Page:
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Overfed and Undernourished: Nutrient Deficiencies in the US

Are you getting the vitamins you need from the foods you eat? This is becoming an increasingly important question as cases of malnutrition and nutrient deficiencies rise in developed countries like the US, reports NutraIngredients-USA. It’s an issue of being “over-fed and under-nourished,” as some people in the US are getting their calories from nutrient-poor foods, according to the Council for Responsible Nutrition (CRN)—a leading trade association representing dietary supplement and functional food manufacturers and ingredient suppliers. Here are a few of the key nutrients the CRN is concerned about:

  • Vitamin C. Scurvy, a disease caused by a severe vitamin C deficiency, has died down since the Victorian era. However, NutraIngredients-USA reports that cases are on the rise, particularly in households on the poverty line or who don’t have access to affordable fresh foods. If fresh foods are within reach, citrus fruits, broccoli, red peppers, Brussels sprouts, potatoes, and strawberries are all great sources of vitamin C. If they’re not, a vitamin C supplement may be a good choice.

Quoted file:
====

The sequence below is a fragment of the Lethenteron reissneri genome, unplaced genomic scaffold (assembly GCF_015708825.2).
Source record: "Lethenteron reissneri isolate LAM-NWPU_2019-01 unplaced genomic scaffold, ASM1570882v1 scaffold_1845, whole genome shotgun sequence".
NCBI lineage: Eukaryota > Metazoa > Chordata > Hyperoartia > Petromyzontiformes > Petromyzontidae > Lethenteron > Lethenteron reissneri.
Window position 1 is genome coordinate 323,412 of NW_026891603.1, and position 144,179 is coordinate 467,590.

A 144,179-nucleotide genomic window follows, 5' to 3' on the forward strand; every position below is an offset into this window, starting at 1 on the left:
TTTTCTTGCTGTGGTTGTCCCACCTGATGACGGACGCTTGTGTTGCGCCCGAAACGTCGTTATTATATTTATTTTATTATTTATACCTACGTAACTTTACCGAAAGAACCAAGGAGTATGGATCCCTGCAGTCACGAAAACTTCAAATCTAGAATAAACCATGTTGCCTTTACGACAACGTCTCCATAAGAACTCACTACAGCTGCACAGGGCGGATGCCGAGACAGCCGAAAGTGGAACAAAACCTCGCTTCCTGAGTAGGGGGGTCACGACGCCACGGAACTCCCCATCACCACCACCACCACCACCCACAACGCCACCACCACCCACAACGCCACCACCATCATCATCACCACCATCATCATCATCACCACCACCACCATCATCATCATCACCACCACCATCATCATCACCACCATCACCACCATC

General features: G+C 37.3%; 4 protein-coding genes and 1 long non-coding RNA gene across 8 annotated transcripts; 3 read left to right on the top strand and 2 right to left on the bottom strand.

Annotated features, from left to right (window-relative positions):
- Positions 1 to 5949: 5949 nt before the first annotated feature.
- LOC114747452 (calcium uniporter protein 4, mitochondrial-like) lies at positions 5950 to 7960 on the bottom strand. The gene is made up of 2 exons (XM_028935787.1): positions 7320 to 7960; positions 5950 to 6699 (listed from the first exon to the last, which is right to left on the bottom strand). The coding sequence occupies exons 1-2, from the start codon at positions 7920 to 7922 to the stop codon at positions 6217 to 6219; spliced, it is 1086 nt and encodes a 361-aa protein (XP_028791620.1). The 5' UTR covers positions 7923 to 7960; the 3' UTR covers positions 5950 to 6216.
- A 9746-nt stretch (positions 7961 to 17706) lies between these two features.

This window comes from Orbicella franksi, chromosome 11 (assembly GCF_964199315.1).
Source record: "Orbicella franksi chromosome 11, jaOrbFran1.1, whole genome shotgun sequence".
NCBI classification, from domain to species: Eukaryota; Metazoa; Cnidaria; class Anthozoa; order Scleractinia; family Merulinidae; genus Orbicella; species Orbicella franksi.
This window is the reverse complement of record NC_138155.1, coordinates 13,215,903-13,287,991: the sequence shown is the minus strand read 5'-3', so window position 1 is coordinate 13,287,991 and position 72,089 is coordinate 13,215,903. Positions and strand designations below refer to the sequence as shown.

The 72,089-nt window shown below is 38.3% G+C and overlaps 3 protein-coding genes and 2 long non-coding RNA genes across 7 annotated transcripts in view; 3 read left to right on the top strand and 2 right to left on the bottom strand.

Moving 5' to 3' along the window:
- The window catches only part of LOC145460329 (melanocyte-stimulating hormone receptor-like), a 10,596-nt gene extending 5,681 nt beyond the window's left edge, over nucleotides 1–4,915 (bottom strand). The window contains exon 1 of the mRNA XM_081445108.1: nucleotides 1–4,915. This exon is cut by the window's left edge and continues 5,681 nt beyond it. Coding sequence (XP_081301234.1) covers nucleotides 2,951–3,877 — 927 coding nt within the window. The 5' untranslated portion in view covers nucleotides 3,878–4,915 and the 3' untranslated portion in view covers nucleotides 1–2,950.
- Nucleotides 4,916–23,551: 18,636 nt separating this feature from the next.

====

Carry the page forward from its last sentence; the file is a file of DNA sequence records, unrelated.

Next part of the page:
• Omega-3s, omega-6s, and B12. Diet and lifestyle choices such as veganism or vegetarianism may increase the risk of deficiencies, the CRN warns. While these diets can be healthful, they do require special planning. For example, vegetarians may be at risk for deficiencies in omega-3 and omega-6 fats, although a balanced diet which includes legumes, whole grains, nuts, and seeds can reduce this risk. Vegans, on the other hand, should pay particular attention to their B12 intake and may need to consult their healthcare practitioner for B12 food sources or supplements.
  • Iodine. Deficiencies in iodine, commonly found in iodized salt, may also be a concern. Consumer demand for additive-free salts, like sea salt, has decreased the iodine in our food supply, reports NutraIngredients-USA. Iodine is especially important for the brain development of children, so pregnant women and parents may need to watch their family’s intake. Other than iodized salt, dairy products and seafood are good sources.

Source: NutraIngredients-USA

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